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1.3 Watch as Excel records a Macro

You can watch as Excel records a macro. That way you'll get a feel for how things work. However, Excel tends to overdo it when it adds code, so don't think this is the type of code you'll have to write. Your own code will be much shorter!

First, make sure you have Excel and the coding window open side by side. Like this:

Excel spreadsheet and the VBA Editor side-by-side

In Windows you can easily have two programmes open side by side by doing the following:

  • Click on Excel to activate it
  • Hold down the Windows key on your keyboard (the Windows key is between the left CTRL and left ALT key)
  • Keep it held down and press the left arrow key
  • Click on the coding window to activate it
  • Hold down the Windows key on your keyboard
  • Keep it held down and press the right arrow key
  • Both Excel and the Editor should now be side by side, as above

If the above doesn't work for you, then just position the two windows as best you can.

But we can now record a macro and watch as Excel does its thing.

We'll record a simple macro that right aligns text in a cell. So enter the letters A to F in the A column of Excel:

Data in the cells A1 to A6

On the Developer tab, locate the Code panel and click Record Macro:

The Code panel on the Developer ribbon in Excel

Record Macro icon in Excel 2013 and 2016

The Record Macro dialogue box should appear:

The Record Macro dialogue box in Excel

For the Macro Name, type TestMacro. Click the dropdown box for Store macro in and select Personal Macro Workbook:

Chooisng a Macro from the Record Macro dialogue box

Click OK.

To record the Macro, select the cells A1 to A6. Click on the Home tab on the Excel ribbon. Locate the Alignment panel and click the right-align option:

The alignment options in Excel

Right align icon

Switch back to the Developer tab. On the Coding panel, click Stop Recording:

The Stop Recording button

Stop Recording icon highlighted

Now have a look at the coding window. If you haven't yet recorded a macro you should see a new item appear in the object window, just below your sheet objects:

The Excel VBA Project Explorer

The new object is called Personal.XLSB. Click the plus symbol to expand the entry and you'll see some yellow folders. Expand these as well:

The Personal.XLSB folder

Double click Module1 and you'll see the code for the Macro you've just recorded:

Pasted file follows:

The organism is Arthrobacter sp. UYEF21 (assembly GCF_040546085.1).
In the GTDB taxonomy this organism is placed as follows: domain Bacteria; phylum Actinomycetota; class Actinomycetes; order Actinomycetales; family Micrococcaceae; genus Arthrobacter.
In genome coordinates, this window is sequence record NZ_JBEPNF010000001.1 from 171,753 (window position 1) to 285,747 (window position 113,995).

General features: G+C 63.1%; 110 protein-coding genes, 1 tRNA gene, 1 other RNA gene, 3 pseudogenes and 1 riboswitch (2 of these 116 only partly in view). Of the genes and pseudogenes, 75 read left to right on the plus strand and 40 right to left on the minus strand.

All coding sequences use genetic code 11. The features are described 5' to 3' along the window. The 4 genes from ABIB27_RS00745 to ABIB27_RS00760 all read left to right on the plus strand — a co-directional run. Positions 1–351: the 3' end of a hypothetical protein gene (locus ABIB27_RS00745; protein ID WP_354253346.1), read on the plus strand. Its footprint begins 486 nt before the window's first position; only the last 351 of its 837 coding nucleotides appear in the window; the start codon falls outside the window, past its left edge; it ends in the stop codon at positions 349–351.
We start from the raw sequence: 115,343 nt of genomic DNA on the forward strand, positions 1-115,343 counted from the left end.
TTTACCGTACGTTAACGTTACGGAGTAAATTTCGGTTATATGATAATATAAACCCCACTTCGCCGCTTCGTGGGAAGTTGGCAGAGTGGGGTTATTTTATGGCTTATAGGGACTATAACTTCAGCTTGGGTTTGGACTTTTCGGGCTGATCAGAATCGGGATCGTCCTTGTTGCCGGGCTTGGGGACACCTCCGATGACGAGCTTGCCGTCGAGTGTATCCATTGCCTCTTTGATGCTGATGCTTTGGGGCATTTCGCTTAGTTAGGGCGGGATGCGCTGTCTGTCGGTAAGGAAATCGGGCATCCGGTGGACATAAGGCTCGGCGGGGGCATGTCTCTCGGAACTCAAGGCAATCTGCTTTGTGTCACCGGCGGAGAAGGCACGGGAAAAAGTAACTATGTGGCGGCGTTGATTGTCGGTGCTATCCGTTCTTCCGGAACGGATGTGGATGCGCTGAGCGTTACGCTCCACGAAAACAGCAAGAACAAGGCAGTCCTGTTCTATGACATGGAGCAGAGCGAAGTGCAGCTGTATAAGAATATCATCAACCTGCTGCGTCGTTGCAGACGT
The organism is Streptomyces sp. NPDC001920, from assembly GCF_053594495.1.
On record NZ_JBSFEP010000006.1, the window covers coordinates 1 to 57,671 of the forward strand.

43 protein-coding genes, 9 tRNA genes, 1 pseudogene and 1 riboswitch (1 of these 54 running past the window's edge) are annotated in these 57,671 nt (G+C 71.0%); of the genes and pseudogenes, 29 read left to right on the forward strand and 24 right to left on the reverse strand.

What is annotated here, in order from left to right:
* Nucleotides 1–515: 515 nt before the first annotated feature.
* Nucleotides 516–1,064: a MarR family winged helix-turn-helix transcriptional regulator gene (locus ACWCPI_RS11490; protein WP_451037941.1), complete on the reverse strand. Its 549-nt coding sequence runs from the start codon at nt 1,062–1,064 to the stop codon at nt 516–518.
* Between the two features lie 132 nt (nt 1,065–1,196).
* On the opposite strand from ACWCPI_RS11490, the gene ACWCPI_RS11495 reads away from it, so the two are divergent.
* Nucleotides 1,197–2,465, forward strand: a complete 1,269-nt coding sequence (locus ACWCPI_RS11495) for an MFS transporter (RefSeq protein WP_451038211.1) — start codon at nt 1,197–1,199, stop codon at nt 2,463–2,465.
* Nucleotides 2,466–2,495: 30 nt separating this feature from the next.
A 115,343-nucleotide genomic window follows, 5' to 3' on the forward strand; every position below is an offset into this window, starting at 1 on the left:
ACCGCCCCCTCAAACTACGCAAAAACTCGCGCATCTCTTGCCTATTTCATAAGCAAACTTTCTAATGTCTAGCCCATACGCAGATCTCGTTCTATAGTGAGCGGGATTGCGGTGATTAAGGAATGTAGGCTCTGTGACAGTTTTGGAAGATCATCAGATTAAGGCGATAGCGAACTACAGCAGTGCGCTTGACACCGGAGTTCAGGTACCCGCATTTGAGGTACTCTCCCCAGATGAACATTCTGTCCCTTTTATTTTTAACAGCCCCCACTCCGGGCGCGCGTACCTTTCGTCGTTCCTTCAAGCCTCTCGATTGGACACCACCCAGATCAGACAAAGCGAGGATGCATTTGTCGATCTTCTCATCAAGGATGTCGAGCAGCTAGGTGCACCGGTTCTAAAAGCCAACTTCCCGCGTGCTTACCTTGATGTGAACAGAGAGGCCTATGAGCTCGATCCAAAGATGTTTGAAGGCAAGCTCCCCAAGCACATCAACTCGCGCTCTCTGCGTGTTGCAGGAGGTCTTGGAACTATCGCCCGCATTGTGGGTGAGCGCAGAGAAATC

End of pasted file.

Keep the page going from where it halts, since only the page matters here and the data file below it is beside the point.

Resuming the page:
VBA code recorded by Excel

(Don't worry if your coding window doesn't have the Option Explicit at the top. We'll explain about this in the variables chapter, later.)

Excel has created a Sub of its own. You don't need to understand all the code at this early stage. But you can probably pick out a few things that make sense. The cells A1 to A6 appear on the first line (the green lines are comments and will be ignored). This happened when you selected them. With the selection, Excel has added some formatting. The one that makes sense is xlRight for the horizontal alignment.

All those other lines highlight the fact that Excel tends to add lots of code unnecessarily. When you get some experience writing VBA code you'll spot lots of ways you can reduce the code Excel writes. For example, the whole of the macro above could have been replaced with just one line. This

Range("A1:A6").HorizontalAlignment = xlRight

We'll explore Ranges in the next section. But this single line of code is more readable - it reduces Excel's code to just the bare minimum.

Now that you've recorded a macro, click the File menu in the VB Editor. From the File menu, select Save Personal.XLSB.

Let's try another macro. With this one, we'll just select the text and make it bold. Keep Excel and the Coding Editor open side by side.

Return to Excel. Click on the Developer tab again, and click Record Macro on the Code panel. You should see the Record Macro dialogue box appear. Change the name from Macro2 to MakeBold. Leave Store macro in on Personal Macro Workbook. Click OK.

Highlight cells A1 to A6 again. Click on the Home tab in the Ribbon. From the Font panel, click the Bold icon.

Keep an eye on the coding window when you do all this. You should see Excel automatically adding the code for you Sub. Something like this:

Selection.Font.Bold = True

Stop the recording by clicking on the Developer tab, then the Code panel.


Record a new macro to make the text in cells A1 to A6 a different font, a different font size, and a different colour.

When you complete the exercise above, you should find that Excel adds quite a lot of code for what seems like simple job. However, you should bear in mind that most of what Excel adds is not needed - your own VBA code will be a lot shorter!


Before we move on, it's best to delete all these macros. To do that, click on the Developer tab. From the Code panel, click on Macros:

The Macros option on the Code panel in Excel

The Macro item highlighted in Excel 2016

You should see the following Macros dialogue box appear:

Deleting a Macro in Excel

If you get an error message about Excel not being able to delete macros while the Personal work book is hidden, click Cancel on the dialogue box. From Excel, click on the View ribbon. Locate the Window panel and click Unhide:

The Unhide option on the Window Ribbon

From the Macro dialogue box, though, select a macro on the left and the click the Delete button. Do the same for all the macros on the list. Save your Personal workbox in the editor again (File > Save).

We're going to take a look at something called the Range object. Before we get onto Ranges, though, let's take a closer look at how the Excel dot notation works. We'll do that in the next section below.

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Next Lesson: 1.4 Dot Notation >